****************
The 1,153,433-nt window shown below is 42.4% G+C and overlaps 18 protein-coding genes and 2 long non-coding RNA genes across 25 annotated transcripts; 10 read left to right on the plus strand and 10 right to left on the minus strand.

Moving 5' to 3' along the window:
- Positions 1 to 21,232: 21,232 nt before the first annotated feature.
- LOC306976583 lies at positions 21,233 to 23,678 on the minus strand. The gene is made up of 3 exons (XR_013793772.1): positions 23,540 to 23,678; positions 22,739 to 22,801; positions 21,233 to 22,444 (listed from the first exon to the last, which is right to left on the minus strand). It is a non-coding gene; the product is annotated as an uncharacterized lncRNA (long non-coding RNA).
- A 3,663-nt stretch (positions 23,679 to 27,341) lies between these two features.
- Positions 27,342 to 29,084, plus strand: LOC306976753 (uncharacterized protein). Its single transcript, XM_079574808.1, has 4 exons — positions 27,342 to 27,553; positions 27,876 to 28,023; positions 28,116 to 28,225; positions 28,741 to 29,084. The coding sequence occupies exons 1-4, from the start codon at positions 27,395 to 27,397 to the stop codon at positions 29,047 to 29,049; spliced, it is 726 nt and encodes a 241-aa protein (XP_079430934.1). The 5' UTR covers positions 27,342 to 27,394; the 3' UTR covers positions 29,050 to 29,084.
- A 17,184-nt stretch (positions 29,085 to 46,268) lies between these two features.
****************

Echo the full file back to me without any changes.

The 1,153,433-nt window shown below is 42.4% G+C and overlaps 18 protein-coding genes and 2 long non-coding RNA genes across 25 annotated transcripts; 10 read left to right on the plus strand and 10 right to left on the minus strand.

Moving 5' to 3' along the window:
- Positions 1 to 21,232: 21,232 nt before the first annotated feature.
- LOC306976583 lies at positions 21,233 to 23,678 on the minus strand. The gene is made up of 3 exons (XR_013793772.1): positions 23,540 to 23,678; positions 22,739 to 22,801; positions 21,233 to 22,444 (listed from the first exon to the last, which is right to left on the minus strand). It is a non-coding gene; the product is annotated as an uncharacterized lncRNA (long non-coding RNA).
- A 3,663-nt stretch (positions 23,679 to 27,341) lies between these two features.
- Positions 27,342 to 29,084, plus strand: LOC306976753 (uncharacterized protein). Its single transcript, XM_079574808.1, has 4 exons — positions 27,342 to 27,553; positions 27,876 to 28,023; positions 28,116 to 28,225; positions 28,741 to 29,084. The coding sequence occupies exons 1-4, from the start codon at positions 27,395 to 27,397 to the stop codon at positions 29,047 to 29,049; spliced, it is 726 nt and encodes a 241-aa protein (XP_079430934.1). The 5' UTR covers positions 27,342 to 27,394; the 3' UTR covers positions 29,050 to 29,084.
- A 17,184-nt stretch (positions 29,085 to 46,268) lies between these two features.